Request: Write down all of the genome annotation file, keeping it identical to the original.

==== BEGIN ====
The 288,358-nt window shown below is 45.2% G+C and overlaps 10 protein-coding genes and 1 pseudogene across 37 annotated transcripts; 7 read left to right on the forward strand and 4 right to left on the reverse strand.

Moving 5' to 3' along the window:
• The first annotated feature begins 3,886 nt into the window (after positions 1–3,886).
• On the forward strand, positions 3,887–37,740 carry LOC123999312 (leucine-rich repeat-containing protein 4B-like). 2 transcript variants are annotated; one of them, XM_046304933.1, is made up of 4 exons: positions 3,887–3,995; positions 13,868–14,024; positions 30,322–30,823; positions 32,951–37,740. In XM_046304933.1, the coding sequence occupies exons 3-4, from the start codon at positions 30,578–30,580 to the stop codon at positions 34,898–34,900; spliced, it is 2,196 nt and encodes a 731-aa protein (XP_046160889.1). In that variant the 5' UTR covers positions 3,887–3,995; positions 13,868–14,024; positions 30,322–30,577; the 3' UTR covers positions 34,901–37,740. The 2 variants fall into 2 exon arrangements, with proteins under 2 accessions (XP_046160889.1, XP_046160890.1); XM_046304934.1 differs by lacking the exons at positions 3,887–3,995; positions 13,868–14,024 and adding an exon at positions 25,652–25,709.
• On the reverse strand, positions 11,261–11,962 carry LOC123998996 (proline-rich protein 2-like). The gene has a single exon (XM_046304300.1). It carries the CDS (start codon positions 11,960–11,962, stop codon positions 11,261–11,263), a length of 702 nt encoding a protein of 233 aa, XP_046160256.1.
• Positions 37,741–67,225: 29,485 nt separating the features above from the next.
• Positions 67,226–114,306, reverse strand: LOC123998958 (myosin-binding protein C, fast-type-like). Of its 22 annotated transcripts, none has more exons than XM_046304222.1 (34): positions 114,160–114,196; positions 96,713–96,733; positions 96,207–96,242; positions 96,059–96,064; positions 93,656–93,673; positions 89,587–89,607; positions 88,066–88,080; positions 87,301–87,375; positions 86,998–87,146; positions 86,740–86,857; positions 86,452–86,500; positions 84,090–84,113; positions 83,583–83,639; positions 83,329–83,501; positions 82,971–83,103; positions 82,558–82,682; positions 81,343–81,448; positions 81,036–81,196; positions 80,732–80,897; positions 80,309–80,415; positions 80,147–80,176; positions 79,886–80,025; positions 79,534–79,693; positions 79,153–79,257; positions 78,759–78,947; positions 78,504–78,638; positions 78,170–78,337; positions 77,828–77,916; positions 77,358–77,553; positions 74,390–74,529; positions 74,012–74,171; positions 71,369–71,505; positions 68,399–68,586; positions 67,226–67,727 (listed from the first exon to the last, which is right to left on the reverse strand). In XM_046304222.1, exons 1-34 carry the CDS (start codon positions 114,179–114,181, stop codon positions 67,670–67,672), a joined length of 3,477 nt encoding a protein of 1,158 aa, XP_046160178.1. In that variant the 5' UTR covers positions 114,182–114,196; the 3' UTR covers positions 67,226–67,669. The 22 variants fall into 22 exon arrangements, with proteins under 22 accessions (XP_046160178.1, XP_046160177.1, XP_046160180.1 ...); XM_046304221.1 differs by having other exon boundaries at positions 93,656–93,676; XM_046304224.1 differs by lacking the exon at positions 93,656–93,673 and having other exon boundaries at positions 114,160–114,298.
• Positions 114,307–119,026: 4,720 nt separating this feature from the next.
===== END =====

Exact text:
The 288,358-nt window shown below is 45.2% G+C and overlaps 10 protein-coding genes and 1 pseudogene across 37 annotated transcripts; 7 read left to right on the forward strand and 4 right to left on the reverse strand.

Moving 5' to 3' along the window:
• The first annotated feature begins 3,886 nt into the window (after positions 1–3,886).
• On the forward strand, positions 3,887–37,740 carry LOC123999312 (leucine-rich repeat-containing protein 4B-like). 2 transcript variants are annotated; one of them, XM_046304933.1, is made up of 4 exons: positions 3,887–3,995; positions 13,868–14,024; positions 30,322–30,823; positions 32,951–37,740. In XM_046304933.1, the coding sequence occupies exons 3-4, from the start codon at positions 30,578–30,580 to the stop codon at positions 34,898–34,900; spliced, it is 2,196 nt and encodes a 731-aa protein (XP_046160889.1). In that variant the 5' UTR covers positions 3,887–3,995; positions 13,868–14,024; positions 30,322–30,577; the 3' UTR covers positions 34,901–37,740. The 2 variants fall into 2 exon arrangements, with proteins under 2 accessions (XP_046160889.1, XP_046160890.1); XM_046304934.1 differs by lacking the exons at positions 3,887–3,995; positions 13,868–14,024 and adding an exon at positions 25,652–25,709.
• On the reverse strand, positions 11,261–11,962 carry LOC123998996 (proline-rich protein 2-like). The gene has a single exon (XM_046304300.1). It carries the CDS (start codon positions 11,960–11,962, stop codon positions 11,261–11,263), a length of 702 nt encoding a protein of 233 aa, XP_046160256.1.
• Positions 37,741–67,225: 29,485 nt separating the features above from the next.
• Positions 67,226–114,306, reverse strand: LOC123998958 (myosin-binding protein C, fast-type-like). Of its 22 annotated transcripts, none has more exons than XM_046304222.1 (34): positions 114,160–114,196; positions 96,713–96,733; positions 96,207–96,242; positions 96,059–96,064; positions 93,656–93,673; positions 89,587–89,607; positions 88,066–88,080; positions 87,301–87,375; positions 86,998–87,146; positions 86,740–86,857; positions 86,452–86,500; positions 84,090–84,113; positions 83,583–83,639; positions 83,329–83,501; positions 82,971–83,103; positions 82,558–82,682; positions 81,343–81,448; positions 81,036–81,196; positions 80,732–80,897; positions 80,309–80,415; positions 80,147–80,176; positions 79,886–80,025; positions 79,534–79,693; positions 79,153–79,257; positions 78,759–78,947; positions 78,504–78,638; positions 78,170–78,337; positions 77,828–77,916; positions 77,358–77,553; positions 74,390–74,529; positions 74,012–74,171; positions 71,369–71,505; positions 68,399–68,586; positions 67,226–67,727 (listed from the first exon to the last, which is right to left on the reverse strand). In XM_046304222.1, exons 1-34 carry the CDS (start codon positions 114,179–114,181, stop codon positions 67,670–67,672), a joined length of 3,477 nt encoding a protein of 1,158 aa, XP_046160178.1. In that variant the 5' UTR covers positions 114,182–114,196; the 3' UTR covers positions 67,226–67,669. The 22 variants fall into 22 exon arrangements, with proteins under 22 accessions (XP_046160178.1, XP_046160177.1, XP_046160180.1 ...); XM_046304221.1 differs by having other exon boundaries at positions 93,656–93,676; XM_046304224.1 differs by lacking the exon at positions 93,656–93,673 and having other exon boundaries at positions 114,160–114,298.
• Positions 114,307–119,026: 4,720 nt separating this feature from the next.